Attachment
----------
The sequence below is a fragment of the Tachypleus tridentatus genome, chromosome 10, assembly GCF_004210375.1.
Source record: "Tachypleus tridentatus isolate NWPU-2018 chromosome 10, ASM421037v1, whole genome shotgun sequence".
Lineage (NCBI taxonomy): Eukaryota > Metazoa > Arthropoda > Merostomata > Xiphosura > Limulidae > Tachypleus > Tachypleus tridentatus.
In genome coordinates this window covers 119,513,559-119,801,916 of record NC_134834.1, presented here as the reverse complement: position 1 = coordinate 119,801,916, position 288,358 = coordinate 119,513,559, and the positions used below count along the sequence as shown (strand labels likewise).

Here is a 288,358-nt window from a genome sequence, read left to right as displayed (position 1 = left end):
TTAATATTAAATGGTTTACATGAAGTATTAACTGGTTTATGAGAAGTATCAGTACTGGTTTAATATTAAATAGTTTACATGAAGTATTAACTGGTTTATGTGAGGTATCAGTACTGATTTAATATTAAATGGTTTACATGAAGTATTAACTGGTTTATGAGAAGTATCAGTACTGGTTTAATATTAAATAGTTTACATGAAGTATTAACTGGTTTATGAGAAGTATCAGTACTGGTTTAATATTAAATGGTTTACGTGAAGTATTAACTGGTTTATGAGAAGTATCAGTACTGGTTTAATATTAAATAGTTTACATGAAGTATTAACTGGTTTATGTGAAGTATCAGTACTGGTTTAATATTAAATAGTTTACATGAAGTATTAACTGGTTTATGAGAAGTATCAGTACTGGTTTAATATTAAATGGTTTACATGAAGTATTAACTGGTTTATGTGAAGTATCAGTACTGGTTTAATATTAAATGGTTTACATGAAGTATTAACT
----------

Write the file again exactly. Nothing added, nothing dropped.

The sequence below is a fragment of the Tachypleus tridentatus genome, chromosome 10, assembly GCF_004210375.1.
Source record: "Tachypleus tridentatus isolate NWPU-2018 chromosome 10, ASM421037v1, whole genome shotgun sequence".
Lineage (NCBI taxonomy): Eukaryota > Metazoa > Arthropoda > Merostomata > Xiphosura > Limulidae > Tachypleus > Tachypleus tridentatus.
In genome coordinates this window covers 119,513,559-119,801,916 of record NC_134834.1, presented here as the reverse complement: position 1 = coordinate 119,801,916, position 288,358 = coordinate 119,513,559, and the positions used below count along the sequence as shown (strand labels likewise).

Here is a 288,358-nt window from a genome sequence, read left to right as displayed (position 1 = left end):
TTAATATTAAATGGTTTACATGAAGTATTAACTGGTTTATGAGAAGTATCAGTACTGGTTTAATATTAAATAGTTTACATGAAGTATTAACTGGTTTATGTGAGGTATCAGTACTGATTTAATATTAAATGGTTTACATGAAGTATTAACTGGTTTATGAGAAGTATCAGTACTGGTTTAATATTAAATAGTTTACATGAAGTATTAACTGGTTTATGAGAAGTATCAGTACTGGTTTAATATTAAATGGTTTACGTGAAGTATTAACTGGTTTATGAGAAGTATCAGTACTGGTTTAATATTAAATAGTTTACATGAAGTATTAACTGGTTTATGTGAAGTATCAGTACTGGTTTAATATTAAATAGTTTACATGAAGTATTAACTGGTTTATGAGAAGTATCAGTACTGGTTTAATATTAAATGGTTTACATGAAGTATTAACTGGTTTATGTGAAGTATCAGTACTGGTTTAATATTAAATGGTTTACATGAAGTATTAACT